It's important to note that Switzer's comments come off as more endearing than cocksure. And it's not bragging if it's true, which is why teammates have nearly as much confidence in Switzer as he has in himself. This spring, North Carolina coaches worked to expand his role as an A-back, the hybrid receiver and running back position in Fedora's up-tempo offense. "He can take it the distance any time he gets the ball in his hands" Fedora said.

Switzer announced himself to the ACC on Nov. 16, when he returned a pair of punts for touchdowns -- 65 and 61 yards, respectively -- against Pittsburgh. The latter return proved the game-winner with 4:46 remaining in North Carolina's 34-27 victory.

"I don't think anyone will ever question his height or weight again," Pitt coach Paul Chryst said. "He was the difference in our game, with his speed, quickness, elusiveness and vision. He's just a heck of a football player."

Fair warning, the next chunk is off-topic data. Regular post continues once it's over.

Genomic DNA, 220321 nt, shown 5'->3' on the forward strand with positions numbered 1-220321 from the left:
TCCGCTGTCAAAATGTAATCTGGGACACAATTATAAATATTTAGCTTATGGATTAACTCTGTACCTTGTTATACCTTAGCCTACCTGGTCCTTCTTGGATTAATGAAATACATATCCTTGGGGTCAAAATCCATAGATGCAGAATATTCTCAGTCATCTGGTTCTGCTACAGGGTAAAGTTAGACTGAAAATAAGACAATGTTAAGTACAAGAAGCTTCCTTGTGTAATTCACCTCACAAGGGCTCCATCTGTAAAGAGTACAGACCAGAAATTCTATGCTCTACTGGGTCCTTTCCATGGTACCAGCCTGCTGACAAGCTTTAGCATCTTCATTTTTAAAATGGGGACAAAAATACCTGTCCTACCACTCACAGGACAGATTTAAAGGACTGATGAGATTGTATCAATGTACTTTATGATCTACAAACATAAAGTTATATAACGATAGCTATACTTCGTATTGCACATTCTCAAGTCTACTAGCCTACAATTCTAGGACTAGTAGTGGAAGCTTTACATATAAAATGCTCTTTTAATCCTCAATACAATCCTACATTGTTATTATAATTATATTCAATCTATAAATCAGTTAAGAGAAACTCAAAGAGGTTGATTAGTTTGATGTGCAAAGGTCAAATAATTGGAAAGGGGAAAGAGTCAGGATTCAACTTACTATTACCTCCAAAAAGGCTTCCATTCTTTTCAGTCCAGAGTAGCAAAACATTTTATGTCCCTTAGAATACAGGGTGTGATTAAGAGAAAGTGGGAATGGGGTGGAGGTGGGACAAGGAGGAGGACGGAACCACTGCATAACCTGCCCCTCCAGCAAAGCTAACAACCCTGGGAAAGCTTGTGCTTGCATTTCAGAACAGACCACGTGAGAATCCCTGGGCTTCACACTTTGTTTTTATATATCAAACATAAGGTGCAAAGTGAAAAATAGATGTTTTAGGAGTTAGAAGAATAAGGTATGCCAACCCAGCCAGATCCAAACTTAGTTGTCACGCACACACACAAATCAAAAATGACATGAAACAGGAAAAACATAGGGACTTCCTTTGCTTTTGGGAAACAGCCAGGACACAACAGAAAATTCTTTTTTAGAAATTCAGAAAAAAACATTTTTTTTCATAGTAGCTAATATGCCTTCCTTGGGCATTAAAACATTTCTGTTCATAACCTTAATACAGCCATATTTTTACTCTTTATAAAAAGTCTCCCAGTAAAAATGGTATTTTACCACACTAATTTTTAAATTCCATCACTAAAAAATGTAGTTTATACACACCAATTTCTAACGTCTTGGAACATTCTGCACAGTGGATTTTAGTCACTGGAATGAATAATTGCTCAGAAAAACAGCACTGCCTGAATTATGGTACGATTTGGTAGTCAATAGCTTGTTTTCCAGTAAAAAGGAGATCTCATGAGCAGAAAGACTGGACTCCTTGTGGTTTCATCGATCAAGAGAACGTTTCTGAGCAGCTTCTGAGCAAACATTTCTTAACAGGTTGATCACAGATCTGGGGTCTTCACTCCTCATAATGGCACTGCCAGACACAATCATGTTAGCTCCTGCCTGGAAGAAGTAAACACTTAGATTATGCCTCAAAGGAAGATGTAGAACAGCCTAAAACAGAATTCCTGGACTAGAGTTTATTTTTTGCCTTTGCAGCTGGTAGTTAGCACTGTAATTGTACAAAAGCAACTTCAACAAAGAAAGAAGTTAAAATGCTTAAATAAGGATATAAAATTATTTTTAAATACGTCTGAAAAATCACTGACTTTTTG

Fedora attributed Switzer's late-season rise to settling into the Tar Heels' schemes. Fedora coaches the punt return unit, the only one he coaches exclusively. He said Switzer's learning curve began with him essentially saying, "Oh, we actually have plays."

Fedora said it took Switzer until midway through the season to catch on, learning when to fair catch and how to best use his blockers. But by season's end, Switzer was clearly comfortable, as he returned a kick 64 yards for a touchdown against Old Dominion and another 86 yards for a score against Cincinnati in the Belk Bowl to tie the NCAA record with five returns for touchdowns. The NCAA career record of eight, held by Welker and Oklahoma's Antonio Perkins, appears well within reach.